That’s pretty interesting, isn’t it? The reason pure water is neutral is that it’s balanced. One acid molecule and one alkaline molecule. But as we’ve already seen, it doesn’t stay that way long. So, maybe what we need to do is get the pH values for all the available bottled water and then just drink it fast before it gets too acidic. Yeah, right.

There are all types of YouTube videos and charts available on the Internet giving us the pH values for different bottled water brands, but they aren’t scientific. You don’t even have to take the lid off the bottle for the pH to change – all you have to do is change the temperature.

“Pure water is simply called ‘neutral’ or a measurement of seven. At 25°C (77°F), water is as close as possible to the perfect measurement of 7.00. However, once the room becomes cooler or warmer, the pH will change. Studies show that at 10°C (50°F), water will have a score of 7.27. At 20°C (68°F), it goes down to 7.08. At 50°C (122°F), water sinks to a score of 6.63, and at 100°C (212°F) it will have a score of 6.14.” (Edelman, n.d.)

None of the pH tests of bottled water that I’ve seen on the Internet gave any indication of the temperature of the samples or how long the water had been sitting exposed to the air, so they aren’t reliable. I like Dasani water, and I have found multiple testing sites listing it with a pH of 4.5 and multiple sites listing it with a pH of 7.2. A pH of 4.5 is five-hundred times more acidic than 7.2. That’s just crazy. Surely, there can’t be such disparity if all the testing is scientifically accurate.

Is distilled water any better? Not really. Distilled water is neutral when it is first taken out of the distiller because the ions were removed in the process, but once it is exposed to air, it becomes ionized again. You can boil it again to remove the carbon dioxide, but who wants to stop and boil their water every time they want a drink? And, unless you want to drink it boiling hot, it may ionize again by the time it cools.

So, what should we do? The good news is that for most of us, this really isn’t that big a deal.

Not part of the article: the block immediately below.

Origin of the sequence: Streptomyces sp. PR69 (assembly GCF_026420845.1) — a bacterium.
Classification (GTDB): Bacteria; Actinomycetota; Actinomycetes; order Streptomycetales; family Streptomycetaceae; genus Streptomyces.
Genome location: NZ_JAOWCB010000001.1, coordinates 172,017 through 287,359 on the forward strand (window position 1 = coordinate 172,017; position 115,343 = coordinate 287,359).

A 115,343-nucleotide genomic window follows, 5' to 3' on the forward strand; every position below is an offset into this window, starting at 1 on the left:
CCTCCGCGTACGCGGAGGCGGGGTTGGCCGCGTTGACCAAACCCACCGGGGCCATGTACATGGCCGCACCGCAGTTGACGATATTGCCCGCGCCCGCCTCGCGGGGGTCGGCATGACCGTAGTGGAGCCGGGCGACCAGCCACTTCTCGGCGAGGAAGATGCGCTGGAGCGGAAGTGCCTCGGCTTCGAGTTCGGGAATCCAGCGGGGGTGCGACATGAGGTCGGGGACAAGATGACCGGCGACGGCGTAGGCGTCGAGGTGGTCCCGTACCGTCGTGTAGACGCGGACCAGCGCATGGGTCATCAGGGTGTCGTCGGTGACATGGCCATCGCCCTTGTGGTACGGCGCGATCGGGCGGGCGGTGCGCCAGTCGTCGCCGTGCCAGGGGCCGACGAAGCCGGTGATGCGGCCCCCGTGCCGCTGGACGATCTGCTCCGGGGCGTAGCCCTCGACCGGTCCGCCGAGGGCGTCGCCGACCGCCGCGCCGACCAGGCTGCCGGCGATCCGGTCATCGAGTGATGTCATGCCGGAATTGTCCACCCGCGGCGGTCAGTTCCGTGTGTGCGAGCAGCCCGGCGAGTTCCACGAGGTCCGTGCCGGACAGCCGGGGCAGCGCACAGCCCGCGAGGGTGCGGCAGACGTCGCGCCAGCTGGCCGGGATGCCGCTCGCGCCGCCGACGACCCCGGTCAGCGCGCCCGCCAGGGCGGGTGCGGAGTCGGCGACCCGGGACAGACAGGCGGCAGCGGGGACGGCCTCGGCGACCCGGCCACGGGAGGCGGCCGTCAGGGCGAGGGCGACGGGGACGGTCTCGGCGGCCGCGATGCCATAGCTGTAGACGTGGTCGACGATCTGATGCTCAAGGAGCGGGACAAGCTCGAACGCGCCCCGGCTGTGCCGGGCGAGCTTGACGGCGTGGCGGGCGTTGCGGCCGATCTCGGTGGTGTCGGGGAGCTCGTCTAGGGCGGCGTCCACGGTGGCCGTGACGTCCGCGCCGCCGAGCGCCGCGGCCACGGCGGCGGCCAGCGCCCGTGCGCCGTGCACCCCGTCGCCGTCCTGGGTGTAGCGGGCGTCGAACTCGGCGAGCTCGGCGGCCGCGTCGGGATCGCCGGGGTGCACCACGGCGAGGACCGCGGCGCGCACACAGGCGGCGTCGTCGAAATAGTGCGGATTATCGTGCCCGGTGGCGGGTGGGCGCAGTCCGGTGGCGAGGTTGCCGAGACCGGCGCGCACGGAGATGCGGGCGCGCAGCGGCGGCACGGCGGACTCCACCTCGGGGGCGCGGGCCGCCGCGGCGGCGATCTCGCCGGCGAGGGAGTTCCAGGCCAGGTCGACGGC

“Water found in nature will generally have a pH between 6.5 and 8.5, depending on geological and atmospheric conditions. According to the University of Massachusetts and the Water Systems Council, the pH of drinking water is not a health issue. Water’s pH value can get neither high enough nor low enough to pose a hazard. However, if the water is contaminated, the pH may be significantly higher or lower. But it’s the nature of the contaminant, not the pH value that determines whether the water is unsafe to drink. Lemon juice, for example, is extremely acidic, with a pH of about 2, while milk of magnesia is quite alkaline, with a pH between 10 and 11 – yet both are safe to consume.” (Merritt, 2015)

See what I mean? Unless you run around with a pH testing kit, you might as well not worry about it. Sure, more acidic water is harder on your teeth than alkaline water. If your kidneys are impaired in some way and not functioning at their best, then you’re better off drinking a neutral water (Fiji is reportedly close to neutral in most testing situations). But for most us, it’s not a problem.

So, you get to decide for yourself whether you want to drink tap water, distilled water, ionized alkaline water, or bottled water. The type of water we drink is not as important as how much water we drink, but that is a topic for another blog. Enjoy whatever type of water you decide to drink today.